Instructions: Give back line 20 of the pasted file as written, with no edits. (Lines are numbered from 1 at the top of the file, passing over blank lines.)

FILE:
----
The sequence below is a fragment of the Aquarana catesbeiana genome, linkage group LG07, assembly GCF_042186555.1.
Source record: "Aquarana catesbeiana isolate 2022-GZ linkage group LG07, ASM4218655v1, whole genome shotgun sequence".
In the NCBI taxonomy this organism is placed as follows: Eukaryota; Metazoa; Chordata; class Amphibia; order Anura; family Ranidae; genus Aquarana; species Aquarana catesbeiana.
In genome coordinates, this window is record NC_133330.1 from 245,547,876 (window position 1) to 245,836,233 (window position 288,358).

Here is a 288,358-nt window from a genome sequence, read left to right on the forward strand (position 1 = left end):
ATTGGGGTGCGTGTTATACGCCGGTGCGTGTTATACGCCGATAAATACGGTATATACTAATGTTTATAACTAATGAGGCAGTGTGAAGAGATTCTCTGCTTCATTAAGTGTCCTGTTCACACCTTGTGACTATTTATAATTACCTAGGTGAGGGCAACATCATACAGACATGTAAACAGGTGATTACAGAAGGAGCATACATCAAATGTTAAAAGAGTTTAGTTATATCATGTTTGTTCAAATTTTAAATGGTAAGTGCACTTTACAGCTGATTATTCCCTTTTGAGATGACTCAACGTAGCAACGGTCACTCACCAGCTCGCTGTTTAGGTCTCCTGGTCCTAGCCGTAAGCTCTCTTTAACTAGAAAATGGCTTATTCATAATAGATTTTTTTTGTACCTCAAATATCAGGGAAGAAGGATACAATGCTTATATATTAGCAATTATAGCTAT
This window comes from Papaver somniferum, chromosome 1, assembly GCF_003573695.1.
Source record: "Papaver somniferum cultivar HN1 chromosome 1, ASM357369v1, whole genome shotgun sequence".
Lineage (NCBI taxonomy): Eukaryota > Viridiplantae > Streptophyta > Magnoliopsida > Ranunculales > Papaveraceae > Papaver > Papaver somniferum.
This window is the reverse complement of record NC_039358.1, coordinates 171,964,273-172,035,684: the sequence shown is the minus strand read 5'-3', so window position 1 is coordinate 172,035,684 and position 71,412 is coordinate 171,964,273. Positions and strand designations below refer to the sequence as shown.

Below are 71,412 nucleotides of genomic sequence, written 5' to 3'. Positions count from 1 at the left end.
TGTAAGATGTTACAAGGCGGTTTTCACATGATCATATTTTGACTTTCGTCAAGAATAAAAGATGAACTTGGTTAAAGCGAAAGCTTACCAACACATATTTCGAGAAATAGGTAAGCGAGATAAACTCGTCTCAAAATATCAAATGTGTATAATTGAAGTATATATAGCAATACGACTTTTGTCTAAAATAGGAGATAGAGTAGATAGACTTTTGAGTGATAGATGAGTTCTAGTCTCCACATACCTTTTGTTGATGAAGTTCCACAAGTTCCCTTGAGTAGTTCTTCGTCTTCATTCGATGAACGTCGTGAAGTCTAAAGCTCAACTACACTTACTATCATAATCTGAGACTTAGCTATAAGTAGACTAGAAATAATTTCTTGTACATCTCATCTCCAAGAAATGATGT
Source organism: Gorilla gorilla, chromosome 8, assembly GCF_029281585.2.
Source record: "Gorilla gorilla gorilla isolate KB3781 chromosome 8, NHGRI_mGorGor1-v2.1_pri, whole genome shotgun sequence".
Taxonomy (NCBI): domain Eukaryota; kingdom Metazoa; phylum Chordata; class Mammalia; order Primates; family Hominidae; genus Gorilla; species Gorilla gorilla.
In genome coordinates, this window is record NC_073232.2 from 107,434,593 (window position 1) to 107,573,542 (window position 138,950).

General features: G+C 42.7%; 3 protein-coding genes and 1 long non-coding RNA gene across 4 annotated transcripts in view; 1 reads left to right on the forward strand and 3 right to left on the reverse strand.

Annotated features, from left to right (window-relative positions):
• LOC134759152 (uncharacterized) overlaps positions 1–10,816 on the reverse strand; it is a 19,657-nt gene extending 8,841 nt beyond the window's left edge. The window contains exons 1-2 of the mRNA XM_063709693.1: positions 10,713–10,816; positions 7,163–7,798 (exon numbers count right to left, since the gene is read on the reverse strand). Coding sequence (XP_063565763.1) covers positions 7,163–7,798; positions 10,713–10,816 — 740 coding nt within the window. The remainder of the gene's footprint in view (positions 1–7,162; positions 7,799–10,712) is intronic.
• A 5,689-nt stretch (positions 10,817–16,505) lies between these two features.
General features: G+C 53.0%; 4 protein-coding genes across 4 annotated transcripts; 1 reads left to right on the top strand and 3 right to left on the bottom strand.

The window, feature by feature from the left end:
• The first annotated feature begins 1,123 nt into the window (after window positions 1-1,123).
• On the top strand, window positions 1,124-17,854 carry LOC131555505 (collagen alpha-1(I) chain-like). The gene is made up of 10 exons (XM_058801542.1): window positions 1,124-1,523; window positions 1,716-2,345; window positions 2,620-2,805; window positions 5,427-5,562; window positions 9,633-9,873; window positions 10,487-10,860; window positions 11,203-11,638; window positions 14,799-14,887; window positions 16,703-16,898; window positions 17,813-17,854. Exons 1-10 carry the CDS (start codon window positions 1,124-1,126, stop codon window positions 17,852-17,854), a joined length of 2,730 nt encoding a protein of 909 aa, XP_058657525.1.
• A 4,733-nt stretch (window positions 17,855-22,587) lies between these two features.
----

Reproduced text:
• A 5,689-nt stretch (positions 10,817–16,505) lies between these two features.